In case you haven’t noticed, I am all about food preservation this week; specifically canning.
She’s been canning for a while now and has a fantastic instructional DVD, At Home Canning For Beginners & Beyond, that just might help you overcome your fears about preserving your own foods.
Canning can be intimidating to a lot of people – I know it was for me before I started actually doing it.
What advice do you have for the newbie canner out there to help kick start their food preservation adventure?
I was also intimidated when I first started canning. My biggest fear was that I would do something wrong and end up giving my family food poisoning.
You just have to take that leap of faith and trust the science behind preservation.
If you follow approved recipes and methods, and begin with good quality, clean foods, you can be sure that what you are feeding your family will be safe and delicious.
For those just starting out, I included a very thorough Safety segment in my DVD to cover everything you need to know to ensure a safe end product.
You and I both live similar homesteading lifestyles. What’s your response when you hear things like, “I’m not a homesteader, so there’s no reason to learn to preserve food.”
One of the great things about home canning is that anyone can do it wherever they live!
You don’t have to live in the country on a farm to can. Even if you don’t have a garden, there may be a You-Pick farm or Farmer’s Market in your area where you can buy in-season foods to preserve.
You can even stock up on a good sale on meat or produce at the grocery store and preserve it for the months ahead.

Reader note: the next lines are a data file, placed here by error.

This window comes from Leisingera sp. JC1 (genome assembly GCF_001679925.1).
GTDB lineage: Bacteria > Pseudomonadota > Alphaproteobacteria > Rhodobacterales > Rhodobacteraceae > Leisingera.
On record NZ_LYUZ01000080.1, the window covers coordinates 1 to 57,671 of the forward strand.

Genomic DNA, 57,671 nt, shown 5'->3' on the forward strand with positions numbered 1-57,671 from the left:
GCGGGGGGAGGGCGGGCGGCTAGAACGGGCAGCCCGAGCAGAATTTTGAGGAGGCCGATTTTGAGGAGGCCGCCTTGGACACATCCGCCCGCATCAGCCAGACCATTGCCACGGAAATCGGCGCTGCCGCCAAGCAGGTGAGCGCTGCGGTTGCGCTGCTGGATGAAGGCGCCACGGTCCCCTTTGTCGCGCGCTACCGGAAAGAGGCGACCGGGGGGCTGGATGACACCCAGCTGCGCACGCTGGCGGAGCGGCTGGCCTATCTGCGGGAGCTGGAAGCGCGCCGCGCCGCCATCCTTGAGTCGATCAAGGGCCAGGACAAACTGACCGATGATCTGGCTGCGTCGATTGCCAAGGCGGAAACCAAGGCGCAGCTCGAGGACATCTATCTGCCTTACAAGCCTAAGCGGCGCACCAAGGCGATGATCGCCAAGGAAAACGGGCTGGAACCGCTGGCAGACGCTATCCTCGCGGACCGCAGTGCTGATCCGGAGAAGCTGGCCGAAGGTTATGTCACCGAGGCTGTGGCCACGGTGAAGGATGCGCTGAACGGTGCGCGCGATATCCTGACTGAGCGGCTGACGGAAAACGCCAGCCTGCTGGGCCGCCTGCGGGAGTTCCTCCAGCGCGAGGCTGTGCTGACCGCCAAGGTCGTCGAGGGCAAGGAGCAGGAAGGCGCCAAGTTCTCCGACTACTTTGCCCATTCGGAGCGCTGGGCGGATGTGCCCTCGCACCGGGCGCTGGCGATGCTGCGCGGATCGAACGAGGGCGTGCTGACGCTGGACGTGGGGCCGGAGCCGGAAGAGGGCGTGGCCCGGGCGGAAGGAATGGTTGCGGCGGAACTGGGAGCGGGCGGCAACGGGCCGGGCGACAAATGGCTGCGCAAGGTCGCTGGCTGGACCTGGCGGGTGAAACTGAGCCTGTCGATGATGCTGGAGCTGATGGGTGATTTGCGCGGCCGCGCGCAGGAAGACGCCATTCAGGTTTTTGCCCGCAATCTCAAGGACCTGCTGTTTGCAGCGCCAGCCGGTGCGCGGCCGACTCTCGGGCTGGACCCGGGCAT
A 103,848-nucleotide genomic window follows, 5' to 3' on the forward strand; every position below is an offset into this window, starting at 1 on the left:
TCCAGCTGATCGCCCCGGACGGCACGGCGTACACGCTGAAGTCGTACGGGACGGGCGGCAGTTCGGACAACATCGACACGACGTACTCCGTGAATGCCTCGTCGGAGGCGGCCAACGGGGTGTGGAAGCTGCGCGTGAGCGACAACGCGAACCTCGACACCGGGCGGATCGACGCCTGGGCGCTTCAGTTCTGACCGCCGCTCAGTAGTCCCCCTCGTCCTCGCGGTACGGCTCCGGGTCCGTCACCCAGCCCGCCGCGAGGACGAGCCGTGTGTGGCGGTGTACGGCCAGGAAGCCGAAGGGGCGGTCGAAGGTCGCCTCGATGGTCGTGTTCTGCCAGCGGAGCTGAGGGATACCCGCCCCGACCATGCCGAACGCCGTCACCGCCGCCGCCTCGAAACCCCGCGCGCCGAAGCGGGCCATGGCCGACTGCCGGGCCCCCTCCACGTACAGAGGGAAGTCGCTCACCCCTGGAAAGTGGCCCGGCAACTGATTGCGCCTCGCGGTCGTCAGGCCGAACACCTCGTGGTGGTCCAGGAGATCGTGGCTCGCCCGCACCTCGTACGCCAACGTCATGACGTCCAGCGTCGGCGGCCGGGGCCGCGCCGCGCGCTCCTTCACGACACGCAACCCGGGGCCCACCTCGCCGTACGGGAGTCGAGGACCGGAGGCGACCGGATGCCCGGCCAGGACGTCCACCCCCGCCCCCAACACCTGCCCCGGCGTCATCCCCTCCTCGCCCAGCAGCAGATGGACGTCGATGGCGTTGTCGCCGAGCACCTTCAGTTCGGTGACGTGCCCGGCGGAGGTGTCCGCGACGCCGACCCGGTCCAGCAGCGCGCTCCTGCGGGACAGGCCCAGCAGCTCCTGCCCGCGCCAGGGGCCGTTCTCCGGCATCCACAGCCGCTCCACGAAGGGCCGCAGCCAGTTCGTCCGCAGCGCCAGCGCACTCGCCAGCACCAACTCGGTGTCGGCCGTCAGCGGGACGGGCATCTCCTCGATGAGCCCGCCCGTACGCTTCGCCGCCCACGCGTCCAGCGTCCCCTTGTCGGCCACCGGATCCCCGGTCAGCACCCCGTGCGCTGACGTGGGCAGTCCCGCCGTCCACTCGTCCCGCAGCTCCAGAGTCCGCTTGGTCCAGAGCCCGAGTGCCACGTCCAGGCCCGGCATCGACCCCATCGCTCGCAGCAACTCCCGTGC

If you’re interested in saving money, and eating healthier by avoiding unnecessary additives, preservatives, BPA, excess sugar and salt, and if you want tastier food preserved at the peak of ripeness, learning how to can will do all of that and more.
I follow your blog and I know that you like to treat your family with herbs or natural remedies when possible and prepare from-scratch meals and snacks.
Is canning something that you feel fits in easily with that practice?
It all goes back to becoming less dependent on others for your most basic needs
With four children, I know you can’t possibly have a plethora of time to work in the kitchen, undisturbed. How do you fit your children into the canning equation?
I never sleep, hahaha. Just kidding. No, honestly I do a lot of canning at night after the children are in bed.
I’ve found that that’s the best time to get it done without interruptions.
What do you think canning your own food says to your children? How do you think your decision to preserve your foods at home will impact them in the future?
I think they are seeing the value in learning how to do as much as you can for yourself. It’s fun for them to see their food being raised from seed to harvest, and they enjoy helping as much as possible throughout the entire process. The food seems to taste even better to them when they’ve planted it themselves, you know? I know they are healthier because of the food choices we make, and I hope they will continue with what we have taught them as they grow and have families of their own one day.
Is there something specific that inspired you to put a video together? What’s different about your canning DVD that another instructional video won’t offer?